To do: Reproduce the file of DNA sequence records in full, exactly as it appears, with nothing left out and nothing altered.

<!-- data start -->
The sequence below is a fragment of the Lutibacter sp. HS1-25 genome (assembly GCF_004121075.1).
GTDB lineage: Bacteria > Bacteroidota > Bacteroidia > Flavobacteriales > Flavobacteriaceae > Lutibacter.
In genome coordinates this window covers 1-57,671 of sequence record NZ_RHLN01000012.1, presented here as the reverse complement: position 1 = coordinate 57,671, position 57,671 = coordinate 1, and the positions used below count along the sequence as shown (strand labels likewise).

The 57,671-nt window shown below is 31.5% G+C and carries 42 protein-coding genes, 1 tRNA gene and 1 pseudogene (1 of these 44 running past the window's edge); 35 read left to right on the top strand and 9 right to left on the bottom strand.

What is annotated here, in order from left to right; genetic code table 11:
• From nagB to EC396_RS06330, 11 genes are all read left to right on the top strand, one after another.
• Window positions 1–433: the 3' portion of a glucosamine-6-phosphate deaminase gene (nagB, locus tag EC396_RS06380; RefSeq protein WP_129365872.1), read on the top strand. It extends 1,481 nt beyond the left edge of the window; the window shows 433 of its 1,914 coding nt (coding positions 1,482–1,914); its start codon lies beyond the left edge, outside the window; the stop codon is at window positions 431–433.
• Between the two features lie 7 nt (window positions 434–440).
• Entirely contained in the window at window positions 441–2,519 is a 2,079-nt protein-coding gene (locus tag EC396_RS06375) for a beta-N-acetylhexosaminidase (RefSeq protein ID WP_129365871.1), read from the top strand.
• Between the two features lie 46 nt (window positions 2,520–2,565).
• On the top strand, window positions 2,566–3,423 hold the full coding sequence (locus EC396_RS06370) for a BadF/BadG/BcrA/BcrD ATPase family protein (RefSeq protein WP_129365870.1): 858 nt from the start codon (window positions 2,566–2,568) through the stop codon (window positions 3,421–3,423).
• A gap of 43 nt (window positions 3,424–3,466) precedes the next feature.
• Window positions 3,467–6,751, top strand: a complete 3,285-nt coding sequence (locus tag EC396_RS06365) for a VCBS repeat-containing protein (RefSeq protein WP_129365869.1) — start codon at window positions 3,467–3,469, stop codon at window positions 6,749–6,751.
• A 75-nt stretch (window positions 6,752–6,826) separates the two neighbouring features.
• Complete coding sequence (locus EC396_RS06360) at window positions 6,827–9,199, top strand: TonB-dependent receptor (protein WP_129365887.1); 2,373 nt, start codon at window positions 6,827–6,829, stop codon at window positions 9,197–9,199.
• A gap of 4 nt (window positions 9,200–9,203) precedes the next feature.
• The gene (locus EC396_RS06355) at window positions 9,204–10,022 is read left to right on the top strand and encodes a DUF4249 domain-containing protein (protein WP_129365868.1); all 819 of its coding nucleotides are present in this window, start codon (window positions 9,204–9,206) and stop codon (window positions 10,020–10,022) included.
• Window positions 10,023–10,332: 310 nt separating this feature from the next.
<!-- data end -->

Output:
The sequence below is a fragment of the Lutibacter sp. HS1-25 genome (assembly GCF_004121075.1).
GTDB lineage: Bacteria > Bacteroidota > Bacteroidia > Flavobacteriales > Flavobacteriaceae > Lutibacter.
In genome coordinates this window covers 1-57,671 of sequence record NZ_RHLN01000012.1, presented here as the reverse complement: position 1 = coordinate 57,671, position 57,671 = coordinate 1, and the positions used below count along the sequence as shown (strand labels likewise).

The 57,671-nt window shown below is 31.5% G+C and carries 42 protein-coding genes, 1 tRNA gene and 1 pseudogene (1 of these 44 running past the window's edge); 35 read left to right on the top strand and 9 right to left on the bottom strand.

What is annotated here, in order from left to right; genetic code table 11:
• From nagB to EC396_RS06330, 11 genes are all read left to right on the top strand, one after another.
• Window positions 1–433: the 3' portion of a glucosamine-6-phosphate deaminase gene (nagB, locus tag EC396_RS06380; RefSeq protein WP_129365872.1), read on the top strand. It extends 1,481 nt beyond the left edge of the window; the window shows 433 of its 1,914 coding nt (coding positions 1,482–1,914); its start codon lies beyond the left edge, outside the window; the stop codon is at window positions 431–433.
• Between the two features lie 7 nt (window positions 434–440).
• Entirely contained in the window at window positions 441–2,519 is a 2,079-nt protein-coding gene (locus tag EC396_RS06375) for a beta-N-acetylhexosaminidase (RefSeq protein ID WP_129365871.1), read from the top strand.
• Between the two features lie 46 nt (window positions 2,520–2,565).
• On the top strand, window positions 2,566–3,423 hold the full coding sequence (locus EC396_RS06370) for a BadF/BadG/BcrA/BcrD ATPase family protein (RefSeq protein WP_129365870.1): 858 nt from the start codon (window positions 2,566–2,568) through the stop codon (window positions 3,421–3,423).
• A gap of 43 nt (window positions 3,424–3,466) precedes the next feature.
• Window positions 3,467–6,751, top strand: a complete 3,285-nt coding sequence (locus tag EC396_RS06365) for a VCBS repeat-containing protein (RefSeq protein WP_129365869.1) — start codon at window positions 3,467–3,469, stop codon at window positions 6,749–6,751.
• A 75-nt stretch (window positions 6,752–6,826) separates the two neighbouring features.
• Complete coding sequence (locus EC396_RS06360) at window positions 6,827–9,199, top strand: TonB-dependent receptor (protein WP_129365887.1); 2,373 nt, start codon at window positions 6,827–6,829, stop codon at window positions 9,197–9,199.
• A gap of 4 nt (window positions 9,200–9,203) precedes the next feature.
• The gene (locus EC396_RS06355) at window positions 9,204–10,022 is read left to right on the top strand and encodes a DUF4249 domain-containing protein (protein WP_129365868.1); all 819 of its coding nucleotides are present in this window, start codon (window positions 9,204–9,206) and stop codon (window positions 10,020–10,022) included.
• Window positions 10,023–10,332: 310 nt separating this feature from the next.